Isle Of Man / Ellan Vannin

First heterosexual civil partnership in British Isles

Kieran Hodgson and Adeline Cosson Image copyright Mike Wade/isle of Man Newspapers
Image caption Kieran Hodgson and Adeline Cosson's civil partnership is a first in Britain for opposite-sex couples

A heterosexual couple have become the first in the British Isles to enter into a civil partnership.

Adeline Cosson, 24, and Kieran Hodgson, 22, are the first couple to take advantage of new laws passed on the Isle of Man on 19 July.

The new act means the Isle of Man is the only place where both gay and straight couples can enter into civil partnerships.

The young couple, who live in Douglas, said they were "very proud".

The pair entered into their partnership in front of two witnesses at a small ceremony in the island's capital.

Couples who register a civil partnership on the island acquire the legal status of civil partners and gain similar rights and responsibilities to those of a married couple.

Image copyright Facebook
Image caption The couple said they were "proud" to be the first heterosexual couple to have a civil partnership

Ms Cosson, an au pair from France, told the Guardian newspaper that she and Mr Hodgson "do want to get married one day" but a civil partnership gives them rights under the law.

"It helps couples move forward without having to get married right now. In France, everybody can get a civil partnership."

Matt Hawkins from the Equal Civil Partnerships Campaign said they were "delighted".

"It's an opportunity we want to see extended to all different-sex couples living in Britain and we hope that Westminster will soon follow the lead of the Isle of Man in making this a possibility.

For us, it is simply about extending choice and giving everyone the right to have their relationship recognised and celebrated in a way that works for them."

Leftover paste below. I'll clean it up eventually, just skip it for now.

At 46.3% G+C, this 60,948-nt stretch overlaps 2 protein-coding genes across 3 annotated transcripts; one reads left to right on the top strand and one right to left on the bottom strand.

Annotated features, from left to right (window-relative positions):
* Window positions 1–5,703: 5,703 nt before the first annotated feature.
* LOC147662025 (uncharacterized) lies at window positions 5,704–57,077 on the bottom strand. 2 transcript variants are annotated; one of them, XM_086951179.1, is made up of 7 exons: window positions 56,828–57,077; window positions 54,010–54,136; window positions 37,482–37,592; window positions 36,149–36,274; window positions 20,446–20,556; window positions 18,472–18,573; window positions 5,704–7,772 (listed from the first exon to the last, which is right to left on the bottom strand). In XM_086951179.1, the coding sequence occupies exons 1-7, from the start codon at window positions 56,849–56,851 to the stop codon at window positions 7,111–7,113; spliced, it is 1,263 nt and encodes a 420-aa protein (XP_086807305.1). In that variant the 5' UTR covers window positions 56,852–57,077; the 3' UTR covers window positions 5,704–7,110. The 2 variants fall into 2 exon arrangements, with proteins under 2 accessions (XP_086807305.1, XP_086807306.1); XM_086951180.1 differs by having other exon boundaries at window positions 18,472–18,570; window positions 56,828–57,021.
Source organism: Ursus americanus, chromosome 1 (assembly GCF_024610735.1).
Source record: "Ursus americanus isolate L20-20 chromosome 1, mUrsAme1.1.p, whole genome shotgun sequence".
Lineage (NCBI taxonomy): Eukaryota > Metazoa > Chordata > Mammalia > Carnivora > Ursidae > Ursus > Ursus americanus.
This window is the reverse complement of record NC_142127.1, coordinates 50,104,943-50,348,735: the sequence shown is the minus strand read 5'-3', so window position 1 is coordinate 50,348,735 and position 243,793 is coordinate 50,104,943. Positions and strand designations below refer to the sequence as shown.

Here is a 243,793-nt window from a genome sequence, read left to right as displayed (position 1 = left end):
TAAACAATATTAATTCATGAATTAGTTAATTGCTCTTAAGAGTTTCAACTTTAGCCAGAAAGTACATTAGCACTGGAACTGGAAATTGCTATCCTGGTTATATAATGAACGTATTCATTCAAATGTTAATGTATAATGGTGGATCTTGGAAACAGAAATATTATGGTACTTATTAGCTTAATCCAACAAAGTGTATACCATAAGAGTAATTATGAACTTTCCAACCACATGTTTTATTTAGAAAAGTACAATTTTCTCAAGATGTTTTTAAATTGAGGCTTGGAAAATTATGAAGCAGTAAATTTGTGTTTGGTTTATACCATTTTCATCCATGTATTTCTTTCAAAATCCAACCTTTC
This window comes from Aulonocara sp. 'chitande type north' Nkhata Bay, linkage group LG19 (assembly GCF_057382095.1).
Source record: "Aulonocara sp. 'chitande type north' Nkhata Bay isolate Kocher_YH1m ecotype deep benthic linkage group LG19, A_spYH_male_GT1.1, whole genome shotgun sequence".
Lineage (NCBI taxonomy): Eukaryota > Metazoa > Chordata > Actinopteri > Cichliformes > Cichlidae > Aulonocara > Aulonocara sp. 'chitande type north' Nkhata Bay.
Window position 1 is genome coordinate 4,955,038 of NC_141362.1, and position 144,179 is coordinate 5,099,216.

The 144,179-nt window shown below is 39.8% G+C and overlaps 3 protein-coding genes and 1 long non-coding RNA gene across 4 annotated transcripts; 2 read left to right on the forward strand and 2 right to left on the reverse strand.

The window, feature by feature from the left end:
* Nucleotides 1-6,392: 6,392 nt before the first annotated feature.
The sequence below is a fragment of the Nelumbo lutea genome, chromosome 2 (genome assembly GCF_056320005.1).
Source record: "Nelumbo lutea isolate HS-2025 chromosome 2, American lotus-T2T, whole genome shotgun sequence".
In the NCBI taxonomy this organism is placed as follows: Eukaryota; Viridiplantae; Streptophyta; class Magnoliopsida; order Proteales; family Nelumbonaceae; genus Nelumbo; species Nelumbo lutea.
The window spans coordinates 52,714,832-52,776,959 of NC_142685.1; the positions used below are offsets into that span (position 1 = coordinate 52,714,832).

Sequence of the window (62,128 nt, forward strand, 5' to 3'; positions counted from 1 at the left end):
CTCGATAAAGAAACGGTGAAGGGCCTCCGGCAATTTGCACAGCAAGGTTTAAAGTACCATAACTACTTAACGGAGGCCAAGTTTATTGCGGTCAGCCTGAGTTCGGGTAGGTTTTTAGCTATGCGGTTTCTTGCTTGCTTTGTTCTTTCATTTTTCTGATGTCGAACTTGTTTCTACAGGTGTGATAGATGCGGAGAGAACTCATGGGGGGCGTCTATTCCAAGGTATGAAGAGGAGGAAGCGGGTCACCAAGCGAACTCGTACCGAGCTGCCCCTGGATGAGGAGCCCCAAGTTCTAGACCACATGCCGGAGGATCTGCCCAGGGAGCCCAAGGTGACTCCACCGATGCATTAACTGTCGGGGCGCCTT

Civil partnerships were introduced on the Isle of Man for same-sex couples in 2011 - seven years after the UK.

UK case dismissed

Next month, London couple Charles Keidan and Rebecca Steinfeld will go to the Court of Appeal to argue that denying UK heterosexual couples civil partnerships breaches their human rights.

In 2014, they were told they could not have a civil partnership because they did not meet the legal requirement of being of the same sex.

They took their case to the High Court in January, but their claim was dismissed.

Ms Steinfeld tweeted today: "BIG NEWS: 1st ever different-sex civil partnership in Britain has just taken place on the Isle of Man! Hooray!"

Image copyright Twitter

Same-sex marriages were given the go ahead in the Isle of Man in July following the granting of the Marriage and Civil Partnership Act being granted Royal Assent.

Any two persons, regardless of sex, can register a civil partnership on the Isle of Man provided they are not legally married or in a civil partnership.

The minimum age to register a civil partnership on the island is 16.

In August, Luke Carine and Zac Tomlinson became the island's first same-sex couple to marry.

Marc and Alan Steffan-Cowell became the first Manx couple to convert their civil partnership to marriage a week earlier after choosing not to have a ceremony.

Homosexuality was still illegal under Manx law until 1992.

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